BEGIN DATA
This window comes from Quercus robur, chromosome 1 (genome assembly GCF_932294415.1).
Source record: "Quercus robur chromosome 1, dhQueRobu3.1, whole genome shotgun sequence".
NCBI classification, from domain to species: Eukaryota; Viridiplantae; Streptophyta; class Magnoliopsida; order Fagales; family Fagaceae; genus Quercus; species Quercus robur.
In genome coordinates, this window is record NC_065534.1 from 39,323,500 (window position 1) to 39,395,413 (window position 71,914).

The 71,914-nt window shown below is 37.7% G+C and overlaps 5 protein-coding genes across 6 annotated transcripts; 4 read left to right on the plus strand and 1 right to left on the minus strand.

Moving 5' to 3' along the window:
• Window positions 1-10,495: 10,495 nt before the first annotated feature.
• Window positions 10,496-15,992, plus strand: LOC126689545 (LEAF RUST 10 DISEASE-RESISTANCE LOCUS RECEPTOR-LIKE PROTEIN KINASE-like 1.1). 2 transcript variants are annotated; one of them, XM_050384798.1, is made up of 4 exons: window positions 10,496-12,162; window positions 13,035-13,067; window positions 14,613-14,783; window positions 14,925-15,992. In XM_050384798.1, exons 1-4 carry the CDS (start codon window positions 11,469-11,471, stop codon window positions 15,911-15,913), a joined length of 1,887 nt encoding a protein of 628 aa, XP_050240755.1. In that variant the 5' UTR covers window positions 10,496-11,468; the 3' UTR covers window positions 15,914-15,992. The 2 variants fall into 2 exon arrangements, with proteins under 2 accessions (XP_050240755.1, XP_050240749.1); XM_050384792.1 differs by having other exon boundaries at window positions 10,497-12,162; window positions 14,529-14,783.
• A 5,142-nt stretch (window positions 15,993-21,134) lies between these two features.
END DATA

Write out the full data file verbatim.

This window comes from Quercus robur, chromosome 1 (genome assembly GCF_932294415.1).
Source record: "Quercus robur chromosome 1, dhQueRobu3.1, whole genome shotgun sequence".
NCBI classification, from domain to species: Eukaryota; Viridiplantae; Streptophyta; class Magnoliopsida; order Fagales; family Fagaceae; genus Quercus; species Quercus robur.
In genome coordinates, this window is record NC_065534.1 from 39,323,500 (window position 1) to 39,395,413 (window position 71,914).

The 71,914-nt window shown below is 37.7% G+C and overlaps 5 protein-coding genes across 6 annotated transcripts; 4 read left to right on the plus strand and 1 right to left on the minus strand.

Moving 5' to 3' along the window:
• Window positions 1-10,495: 10,495 nt before the first annotated feature.
• Window positions 10,496-15,992, plus strand: LOC126689545 (LEAF RUST 10 DISEASE-RESISTANCE LOCUS RECEPTOR-LIKE PROTEIN KINASE-like 1.1). 2 transcript variants are annotated; one of them, XM_050384798.1, is made up of 4 exons: window positions 10,496-12,162; window positions 13,035-13,067; window positions 14,613-14,783; window positions 14,925-15,992. In XM_050384798.1, exons 1-4 carry the CDS (start codon window positions 11,469-11,471, stop codon window positions 15,911-15,913), a joined length of 1,887 nt encoding a protein of 628 aa, XP_050240755.1. In that variant the 5' UTR covers window positions 10,496-11,468; the 3' UTR covers window positions 15,914-15,992. The 2 variants fall into 2 exon arrangements, with proteins under 2 accessions (XP_050240755.1, XP_050240749.1); XM_050384792.1 differs by having other exon boundaries at window positions 10,497-12,162; window positions 14,529-14,783.
• A 5,142-nt stretch (window positions 15,993-21,134) lies between these two features.